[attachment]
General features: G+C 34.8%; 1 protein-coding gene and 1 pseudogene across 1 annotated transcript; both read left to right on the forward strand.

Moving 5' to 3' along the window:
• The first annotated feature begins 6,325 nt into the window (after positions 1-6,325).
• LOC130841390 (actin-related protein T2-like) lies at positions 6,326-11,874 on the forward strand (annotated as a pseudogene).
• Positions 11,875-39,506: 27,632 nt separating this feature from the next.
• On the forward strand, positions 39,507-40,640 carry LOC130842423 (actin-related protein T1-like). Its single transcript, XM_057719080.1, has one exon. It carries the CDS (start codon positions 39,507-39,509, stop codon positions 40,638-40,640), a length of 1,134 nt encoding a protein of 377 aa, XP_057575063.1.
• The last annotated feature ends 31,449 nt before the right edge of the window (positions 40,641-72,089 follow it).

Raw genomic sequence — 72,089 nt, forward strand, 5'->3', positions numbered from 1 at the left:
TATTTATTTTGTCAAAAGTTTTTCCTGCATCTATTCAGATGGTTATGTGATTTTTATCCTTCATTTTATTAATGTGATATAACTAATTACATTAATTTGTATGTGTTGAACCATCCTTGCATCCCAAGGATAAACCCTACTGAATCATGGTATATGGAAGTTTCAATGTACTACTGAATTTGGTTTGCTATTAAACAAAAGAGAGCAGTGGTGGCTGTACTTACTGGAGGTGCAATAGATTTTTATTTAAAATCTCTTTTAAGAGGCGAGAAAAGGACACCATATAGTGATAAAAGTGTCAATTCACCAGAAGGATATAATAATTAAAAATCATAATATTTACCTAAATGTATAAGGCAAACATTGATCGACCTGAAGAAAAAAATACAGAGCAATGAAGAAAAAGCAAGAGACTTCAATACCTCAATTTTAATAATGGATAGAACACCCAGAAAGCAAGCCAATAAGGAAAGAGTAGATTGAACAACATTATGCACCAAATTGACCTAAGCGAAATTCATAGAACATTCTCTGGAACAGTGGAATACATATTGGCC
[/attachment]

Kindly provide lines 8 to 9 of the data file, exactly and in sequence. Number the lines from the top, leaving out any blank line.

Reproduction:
Raw genomic sequence — 72,089 nt, forward strand, 5'->3', positions numbered from 1 at the left:
TATTTATTTTGTCAAAAGTTTTTCCTGCATCTATTCAGATGGTTATGTGATTTTTATCCTTCATTTTATTAATGTGATATAACTAATTACATTAATTTGTATGTGTTGAACCATCCTTGCATCCCAAGGATAAACCCTACTGAATCATGGTATATGGAAGTTTCAATGTACTACTGAATTTGGTTTGCTATTAAACAAAAGAGAGCAGTGGTGGCTGTACTTACTGGAGGTGCAATAGATTTTTATTTAAAATCTCTTTTAAGAGGCGAGAAAAGGACACCATATAGTGATAAAAGTGTCAATTCACCAGAAGGATATAATAATTAAAAATCATAATATTTACCTAAATGTATAAGGCAAACATTGATCGACCTGAAGAAAAAAATACAGAGCAATGAAGAAAAAGCAAGAGACTTCAATACCTCAATTTTAATAATGGATAGAACACCCAGAAAGCAAGCCAATAAGGAAAGAGTAGATTGAACAACATTATGCACCAAATTGACCTAAGCGAAATTCATAGAACATTCTCTGGAACAGTGGAATACATATTGGCC